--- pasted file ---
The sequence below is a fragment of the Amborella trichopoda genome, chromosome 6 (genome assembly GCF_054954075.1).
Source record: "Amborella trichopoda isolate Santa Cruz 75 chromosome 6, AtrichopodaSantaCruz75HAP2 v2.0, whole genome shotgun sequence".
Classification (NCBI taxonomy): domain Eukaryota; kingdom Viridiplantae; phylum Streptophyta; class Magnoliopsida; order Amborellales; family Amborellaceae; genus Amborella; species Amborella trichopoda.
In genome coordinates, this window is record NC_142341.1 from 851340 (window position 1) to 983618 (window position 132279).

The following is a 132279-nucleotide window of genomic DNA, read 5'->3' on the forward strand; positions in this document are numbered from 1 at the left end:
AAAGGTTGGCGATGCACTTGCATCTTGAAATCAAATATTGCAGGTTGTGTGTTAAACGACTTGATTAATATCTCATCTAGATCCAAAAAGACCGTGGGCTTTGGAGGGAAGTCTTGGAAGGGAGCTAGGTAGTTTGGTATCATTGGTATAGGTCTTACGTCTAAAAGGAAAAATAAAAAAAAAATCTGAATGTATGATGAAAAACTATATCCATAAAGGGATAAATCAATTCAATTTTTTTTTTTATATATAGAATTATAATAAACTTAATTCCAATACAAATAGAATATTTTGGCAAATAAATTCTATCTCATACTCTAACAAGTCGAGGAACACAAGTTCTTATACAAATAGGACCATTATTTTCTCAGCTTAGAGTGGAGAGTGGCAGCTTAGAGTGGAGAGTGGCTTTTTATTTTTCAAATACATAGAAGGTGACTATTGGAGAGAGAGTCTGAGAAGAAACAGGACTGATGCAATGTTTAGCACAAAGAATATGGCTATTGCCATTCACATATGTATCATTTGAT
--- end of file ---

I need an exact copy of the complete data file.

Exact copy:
The sequence below is a fragment of the Amborella trichopoda genome, chromosome 6 (genome assembly GCF_054954075.1).
Source record: "Amborella trichopoda isolate Santa Cruz 75 chromosome 6, AtrichopodaSantaCruz75HAP2 v2.0, whole genome shotgun sequence".
Classification (NCBI taxonomy): domain Eukaryota; kingdom Viridiplantae; phylum Streptophyta; class Magnoliopsida; order Amborellales; family Amborellaceae; genus Amborella; species Amborella trichopoda.
In genome coordinates, this window is record NC_142341.1 from 851340 (window position 1) to 983618 (window position 132279).

The following is a 132279-nucleotide window of genomic DNA, read 5'->3' on the forward strand; positions in this document are numbered from 1 at the left end:
AAAGGTTGGCGATGCACTTGCATCTTGAAATCAAATATTGCAGGTTGTGTGTTAAACGACTTGATTAATATCTCATCTAGATCCAAAAAGACCGTGGGCTTTGGAGGGAAGTCTTGGAAGGGAGCTAGGTAGTTTGGTATCATTGGTATAGGTCTTACGTCTAAAAGGAAAAATAAAAAAAAAATCTGAATGTATGATGAAAAACTATATCCATAAAGGGATAAATCAATTCAATTTTTTTTTTTATATATAGAATTATAATAAACTTAATTCCAATACAAATAGAATATTTTGGCAAATAAATTCTATCTCATACTCTAACAAGTCGAGGAACACAAGTTCTTATACAAATAGGACCATTATTTTCTCAGCTTAGAGTGGAGAGTGGCAGCTTAGAGTGGAGAGTGGCTTTTTATTTTTCAAATACATAGAAGGTGACTATTGGAGAGAGAGTCTGAGAAGAAACAGGACTGATGCAATGTTTAGCACAAAGAATATGGCTATTGCCATTCACATATGTATCATTTGAT